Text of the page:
Analysis Exercise: Andy Warhol

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Annette Tavernese

Analysis Exercise #9

Andy Warhol is one of the biggest artists to be reckoned with, and will be famous for a very long time. He revolutionized the art world by creating pop art. He created pop art because he was unique. He did not want to be standard with the other artists. He was a symbol of free spirit, and he influenced so many young Americans to be proud of who they are. Andy Warhol was a quirky looking guy, but he had the life. He created some of the best art, met so many celebrities, had social gatherings at the Factory, and got famous for doing what he loved. He made people realize that life is art; a simple image of a Campbell’s soup can makes you realize how grateful you are to have a family and a shelter, not homeless and hungry.

As you look at his work, you get a sense of his life and who he was. His work was a canvas of what he lived through. His stories were in the paintings, and the people who he associated with. He did not create any crazy unique idea and painted a picture that was beyond this world. He just simply took what he was seeing everyday, and made it into a canvas. He created a new ideology of art, and went against the traditional art, such as sculptures. He created most of his work on silkscreen, which was a process that allowed his work to be produced by anybody. He was not selfish with his work; he wanted people to see them.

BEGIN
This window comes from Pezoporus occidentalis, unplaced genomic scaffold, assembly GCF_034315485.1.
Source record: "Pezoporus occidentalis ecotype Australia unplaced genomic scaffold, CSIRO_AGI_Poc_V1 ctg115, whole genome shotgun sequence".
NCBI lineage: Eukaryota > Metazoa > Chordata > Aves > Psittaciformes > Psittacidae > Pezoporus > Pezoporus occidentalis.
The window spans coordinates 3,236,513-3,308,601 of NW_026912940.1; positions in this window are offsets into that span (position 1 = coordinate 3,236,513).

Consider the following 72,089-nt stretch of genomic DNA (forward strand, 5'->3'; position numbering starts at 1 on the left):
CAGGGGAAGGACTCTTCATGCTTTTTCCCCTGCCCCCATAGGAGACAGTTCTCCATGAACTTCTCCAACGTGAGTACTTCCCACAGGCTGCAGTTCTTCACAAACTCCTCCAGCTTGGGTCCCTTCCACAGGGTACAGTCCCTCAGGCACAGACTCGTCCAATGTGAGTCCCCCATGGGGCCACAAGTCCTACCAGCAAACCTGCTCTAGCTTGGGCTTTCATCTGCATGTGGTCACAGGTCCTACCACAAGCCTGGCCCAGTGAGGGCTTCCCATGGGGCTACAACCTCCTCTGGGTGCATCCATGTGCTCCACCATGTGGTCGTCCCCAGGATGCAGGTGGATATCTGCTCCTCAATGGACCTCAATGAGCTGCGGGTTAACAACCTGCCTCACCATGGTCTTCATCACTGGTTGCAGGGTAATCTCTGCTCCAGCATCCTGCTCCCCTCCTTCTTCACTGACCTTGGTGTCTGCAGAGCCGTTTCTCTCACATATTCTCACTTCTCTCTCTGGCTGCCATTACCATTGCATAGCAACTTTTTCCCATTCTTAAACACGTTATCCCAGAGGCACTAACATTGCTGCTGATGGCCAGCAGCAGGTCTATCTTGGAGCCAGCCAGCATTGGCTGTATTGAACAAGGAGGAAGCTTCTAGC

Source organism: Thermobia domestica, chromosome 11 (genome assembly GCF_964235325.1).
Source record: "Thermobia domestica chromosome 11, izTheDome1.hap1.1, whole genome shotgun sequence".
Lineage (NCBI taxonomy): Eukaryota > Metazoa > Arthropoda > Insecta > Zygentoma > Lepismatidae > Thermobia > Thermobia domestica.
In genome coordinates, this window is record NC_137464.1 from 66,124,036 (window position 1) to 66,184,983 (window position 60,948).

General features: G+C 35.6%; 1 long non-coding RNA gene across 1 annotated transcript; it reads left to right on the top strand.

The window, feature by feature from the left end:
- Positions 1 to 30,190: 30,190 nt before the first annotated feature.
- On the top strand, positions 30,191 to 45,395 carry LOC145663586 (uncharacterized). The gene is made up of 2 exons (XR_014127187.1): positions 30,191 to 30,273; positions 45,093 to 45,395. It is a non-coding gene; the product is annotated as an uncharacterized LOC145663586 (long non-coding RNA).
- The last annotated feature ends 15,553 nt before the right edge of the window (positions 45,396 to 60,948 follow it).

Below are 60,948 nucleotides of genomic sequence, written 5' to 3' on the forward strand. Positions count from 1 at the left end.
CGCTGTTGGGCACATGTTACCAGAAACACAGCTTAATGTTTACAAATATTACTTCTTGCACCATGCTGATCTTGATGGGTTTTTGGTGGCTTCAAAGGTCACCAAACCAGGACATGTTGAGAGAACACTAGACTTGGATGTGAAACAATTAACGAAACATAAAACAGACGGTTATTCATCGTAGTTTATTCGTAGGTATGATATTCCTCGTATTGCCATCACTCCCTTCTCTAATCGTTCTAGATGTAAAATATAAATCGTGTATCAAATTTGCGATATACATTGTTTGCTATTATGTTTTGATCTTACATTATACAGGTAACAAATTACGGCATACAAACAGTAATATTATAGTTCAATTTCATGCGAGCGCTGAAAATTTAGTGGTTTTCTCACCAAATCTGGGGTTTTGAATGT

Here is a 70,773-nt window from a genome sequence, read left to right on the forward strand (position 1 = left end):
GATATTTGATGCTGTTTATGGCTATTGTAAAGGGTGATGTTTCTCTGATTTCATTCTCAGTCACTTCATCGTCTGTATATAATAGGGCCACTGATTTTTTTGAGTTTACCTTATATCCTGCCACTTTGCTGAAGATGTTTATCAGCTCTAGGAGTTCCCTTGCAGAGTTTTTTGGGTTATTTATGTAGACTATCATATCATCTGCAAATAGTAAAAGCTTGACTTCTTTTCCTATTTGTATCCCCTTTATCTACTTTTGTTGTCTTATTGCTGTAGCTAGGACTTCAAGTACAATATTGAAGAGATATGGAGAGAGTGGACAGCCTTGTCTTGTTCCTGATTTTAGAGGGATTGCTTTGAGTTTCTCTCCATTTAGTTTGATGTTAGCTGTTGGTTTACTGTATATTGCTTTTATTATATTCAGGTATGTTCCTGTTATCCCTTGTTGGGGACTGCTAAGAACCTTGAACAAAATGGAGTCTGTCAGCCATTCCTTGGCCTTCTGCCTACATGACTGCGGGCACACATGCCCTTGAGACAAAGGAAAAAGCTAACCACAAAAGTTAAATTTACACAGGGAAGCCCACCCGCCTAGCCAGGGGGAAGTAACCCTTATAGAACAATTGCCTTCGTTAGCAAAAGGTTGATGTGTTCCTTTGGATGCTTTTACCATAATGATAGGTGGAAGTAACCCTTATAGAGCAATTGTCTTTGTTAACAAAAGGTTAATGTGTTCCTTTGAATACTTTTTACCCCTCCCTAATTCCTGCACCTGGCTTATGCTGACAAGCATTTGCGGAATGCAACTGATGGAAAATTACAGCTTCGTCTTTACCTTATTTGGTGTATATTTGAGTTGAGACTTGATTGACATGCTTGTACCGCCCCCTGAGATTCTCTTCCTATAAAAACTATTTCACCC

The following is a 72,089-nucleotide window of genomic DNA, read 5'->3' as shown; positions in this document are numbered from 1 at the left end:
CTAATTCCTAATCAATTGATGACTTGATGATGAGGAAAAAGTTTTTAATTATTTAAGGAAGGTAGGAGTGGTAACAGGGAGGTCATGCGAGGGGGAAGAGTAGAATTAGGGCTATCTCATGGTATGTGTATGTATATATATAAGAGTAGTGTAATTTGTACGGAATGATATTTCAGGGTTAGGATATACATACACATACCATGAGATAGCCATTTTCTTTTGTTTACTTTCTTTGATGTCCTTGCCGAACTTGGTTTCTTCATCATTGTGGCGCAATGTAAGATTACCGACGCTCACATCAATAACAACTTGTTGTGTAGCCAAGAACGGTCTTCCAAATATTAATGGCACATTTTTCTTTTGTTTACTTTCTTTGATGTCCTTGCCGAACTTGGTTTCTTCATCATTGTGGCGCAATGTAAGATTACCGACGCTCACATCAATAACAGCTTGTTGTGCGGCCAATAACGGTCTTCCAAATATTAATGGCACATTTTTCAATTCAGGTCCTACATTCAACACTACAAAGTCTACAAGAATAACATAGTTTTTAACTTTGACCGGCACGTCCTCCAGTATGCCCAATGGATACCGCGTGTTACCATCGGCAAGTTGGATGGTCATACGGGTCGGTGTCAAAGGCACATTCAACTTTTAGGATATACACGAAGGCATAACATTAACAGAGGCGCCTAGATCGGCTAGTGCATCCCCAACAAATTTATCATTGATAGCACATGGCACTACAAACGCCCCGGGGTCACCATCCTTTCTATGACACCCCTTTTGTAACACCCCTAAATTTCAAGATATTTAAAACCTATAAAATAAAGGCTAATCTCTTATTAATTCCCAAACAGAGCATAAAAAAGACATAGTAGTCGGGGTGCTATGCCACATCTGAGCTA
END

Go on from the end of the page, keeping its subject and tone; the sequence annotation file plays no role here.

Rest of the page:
My research question:

What kind of rhetorical function Warhol’s use of iconic objects in his artwork serves?

I don’t think his work would be so popular if he did not use iconic objects in his artwork. I think using them made him so much better known. Everybody knows the Marilyn Monroe image, and it’s by Andy Warhol. His use of materials such as Campbell’s tomato soup definitely added a whole another level of originality. He wanted to emphasize on America’s fascination with brand-name labels. Turns out, he was right about America being interested in brands. It was the sole...
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